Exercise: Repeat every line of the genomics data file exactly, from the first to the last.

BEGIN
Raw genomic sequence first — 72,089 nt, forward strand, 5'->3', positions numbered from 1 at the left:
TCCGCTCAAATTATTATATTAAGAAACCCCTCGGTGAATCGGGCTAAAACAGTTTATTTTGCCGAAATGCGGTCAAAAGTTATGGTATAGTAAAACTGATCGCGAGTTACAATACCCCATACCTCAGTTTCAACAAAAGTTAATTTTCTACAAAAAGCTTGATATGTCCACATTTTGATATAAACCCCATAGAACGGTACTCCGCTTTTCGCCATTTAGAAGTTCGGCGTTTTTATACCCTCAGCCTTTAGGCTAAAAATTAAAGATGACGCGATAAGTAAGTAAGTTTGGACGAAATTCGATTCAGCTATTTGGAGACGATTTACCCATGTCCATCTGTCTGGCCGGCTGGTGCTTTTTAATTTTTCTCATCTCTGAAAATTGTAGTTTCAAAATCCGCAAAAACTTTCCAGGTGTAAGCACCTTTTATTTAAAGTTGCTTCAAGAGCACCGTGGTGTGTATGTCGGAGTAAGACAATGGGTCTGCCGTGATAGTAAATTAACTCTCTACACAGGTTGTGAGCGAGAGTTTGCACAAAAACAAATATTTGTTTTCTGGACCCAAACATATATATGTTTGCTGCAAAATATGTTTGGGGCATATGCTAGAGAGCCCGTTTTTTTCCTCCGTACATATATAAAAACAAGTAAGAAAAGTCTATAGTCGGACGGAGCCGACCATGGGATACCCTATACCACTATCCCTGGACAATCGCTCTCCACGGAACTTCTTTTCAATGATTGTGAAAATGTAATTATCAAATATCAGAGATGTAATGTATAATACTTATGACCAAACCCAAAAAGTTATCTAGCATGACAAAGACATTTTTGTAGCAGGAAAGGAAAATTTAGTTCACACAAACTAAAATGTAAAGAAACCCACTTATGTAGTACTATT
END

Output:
Raw genomic sequence first — 72,089 nt, forward strand, 5'->3', positions numbered from 1 at the left:
TCCGCTCAAATTATTATATTAAGAAACCCCTCGGTGAATCGGGCTAAAACAGTTTATTTTGCCGAAATGCGGTCAAAAGTTATGGTATAGTAAAACTGATCGCGAGTTACAATACCCCATACCTCAGTTTCAACAAAAGTTAATTTTCTACAAAAAGCTTGATATGTCCACATTTTGATATAAACCCCATAGAACGGTACTCCGCTTTTCGCCATTTAGAAGTTCGGCGTTTTTATACCCTCAGCCTTTAGGCTAAAAATTAAAGATGACGCGATAAGTAAGTAAGTTTGGACGAAATTCGATTCAGCTATTTGGAGACGATTTACCCATGTCCATCTGTCTGGCCGGCTGGTGCTTTTTAATTTTTCTCATCTCTGAAAATTGTAGTTTCAAAATCCGCAAAAACTTTCCAGGTGTAAGCACCTTTTATTTAAAGTTGCTTCAAGAGCACCGTGGTGTGTATGTCGGAGTAAGACAATGGGTCTGCCGTGATAGTAAATTAACTCTCTACACAGGTTGTGAGCGAGAGTTTGCACAAAAACAAATATTTGTTTTCTGGACCCAAACATATATATGTTTGCTGCAAAATATGTTTGGGGCATATGCTAGAGAGCCCGTTTTTTTCCTCCGTACATATATAAAAACAAGTAAGAAAAGTCTATAGTCGGACGGAGCCGACCATGGGATACCCTATACCACTATCCCTGGACAATCGCTCTCCACGGAACTTCTTTTCAATGATTGTGAAAATGTAATTATCAAATATCAGAGATGTAATGTATAATACTTATGACCAAACCCAAAAAGTTATCTAGCATGACAAAGACATTTTTGTAGCAGGAAAGGAAAATTTAGTTCACACAAACTAAAATGTAAAGAAACCCACTTATGTAGTACTATT